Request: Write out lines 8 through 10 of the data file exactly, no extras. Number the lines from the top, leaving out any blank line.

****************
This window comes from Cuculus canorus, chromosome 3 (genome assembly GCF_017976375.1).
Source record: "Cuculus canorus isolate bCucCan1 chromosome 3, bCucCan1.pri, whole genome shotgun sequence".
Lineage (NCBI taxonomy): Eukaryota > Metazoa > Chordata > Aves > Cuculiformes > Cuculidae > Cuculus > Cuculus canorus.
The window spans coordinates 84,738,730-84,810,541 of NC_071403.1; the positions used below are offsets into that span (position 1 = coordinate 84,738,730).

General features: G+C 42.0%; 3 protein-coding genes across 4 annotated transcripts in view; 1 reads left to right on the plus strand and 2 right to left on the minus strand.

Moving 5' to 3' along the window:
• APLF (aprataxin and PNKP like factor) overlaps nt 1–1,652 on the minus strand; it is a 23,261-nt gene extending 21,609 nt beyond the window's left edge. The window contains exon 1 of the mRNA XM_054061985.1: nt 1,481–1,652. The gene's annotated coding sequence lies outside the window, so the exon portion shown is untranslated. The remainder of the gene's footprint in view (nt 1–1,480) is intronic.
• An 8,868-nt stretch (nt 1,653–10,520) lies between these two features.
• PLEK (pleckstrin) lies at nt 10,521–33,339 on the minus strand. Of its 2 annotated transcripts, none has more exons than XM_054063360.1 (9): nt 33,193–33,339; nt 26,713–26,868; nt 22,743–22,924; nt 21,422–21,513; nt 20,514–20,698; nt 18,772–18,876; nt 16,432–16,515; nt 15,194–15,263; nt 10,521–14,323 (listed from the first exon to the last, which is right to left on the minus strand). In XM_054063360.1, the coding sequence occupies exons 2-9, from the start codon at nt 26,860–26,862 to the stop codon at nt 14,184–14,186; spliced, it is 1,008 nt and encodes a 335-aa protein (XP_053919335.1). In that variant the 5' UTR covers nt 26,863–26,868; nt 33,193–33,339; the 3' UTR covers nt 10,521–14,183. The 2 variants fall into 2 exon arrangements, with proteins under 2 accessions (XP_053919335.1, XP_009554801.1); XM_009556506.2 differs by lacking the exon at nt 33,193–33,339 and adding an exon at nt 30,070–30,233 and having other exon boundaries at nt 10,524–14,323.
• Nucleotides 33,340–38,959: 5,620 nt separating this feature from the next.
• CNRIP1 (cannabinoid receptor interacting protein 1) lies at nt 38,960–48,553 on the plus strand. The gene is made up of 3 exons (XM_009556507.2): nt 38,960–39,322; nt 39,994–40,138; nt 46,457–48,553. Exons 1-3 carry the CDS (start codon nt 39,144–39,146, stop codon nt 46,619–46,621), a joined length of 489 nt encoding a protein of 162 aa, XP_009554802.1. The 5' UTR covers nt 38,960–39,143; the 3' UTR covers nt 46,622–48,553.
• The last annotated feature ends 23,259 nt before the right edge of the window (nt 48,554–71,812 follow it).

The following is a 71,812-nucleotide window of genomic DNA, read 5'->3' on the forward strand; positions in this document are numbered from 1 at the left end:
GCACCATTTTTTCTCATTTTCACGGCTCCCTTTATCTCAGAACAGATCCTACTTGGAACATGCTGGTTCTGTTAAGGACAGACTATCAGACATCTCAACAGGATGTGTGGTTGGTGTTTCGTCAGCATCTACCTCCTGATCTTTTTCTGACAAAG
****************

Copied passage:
• An 8,868-nt stretch (nt 1,653–10,520) lies between these two features.
• PLEK (pleckstrin) lies at nt 10,521–33,339 on the minus strand. Of its 2 annotated transcripts, none has more exons than XM_054063360.1 (9): nt 33,193–33,339; nt 26,713–26,868; nt 22,743–22,924; nt 21,422–21,513; nt 20,514–20,698; nt 18,772–18,876; nt 16,432–16,515; nt 15,194–15,263; nt 10,521–14,323 (listed from the first exon to the last, which is right to left on the minus strand). In XM_054063360.1, the coding sequence occupies exons 2-9, from the start codon at nt 26,860–26,862 to the stop codon at nt 14,184–14,186; spliced, it is 1,008 nt and encodes a 335-aa protein (XP_053919335.1). In that variant the 5' UTR covers nt 26,863–26,868; nt 33,193–33,339; the 3' UTR covers nt 10,521–14,183. The 2 variants fall into 2 exon arrangements, with proteins under 2 accessions (XP_053919335.1, XP_009554801.1); XM_009556506.2 differs by lacking the exon at nt 33,193–33,339 and adding an exon at nt 30,070–30,233 and having other exon boundaries at nt 10,524–14,323.
• Nucleotides 33,340–38,959: 5,620 nt separating this feature from the next.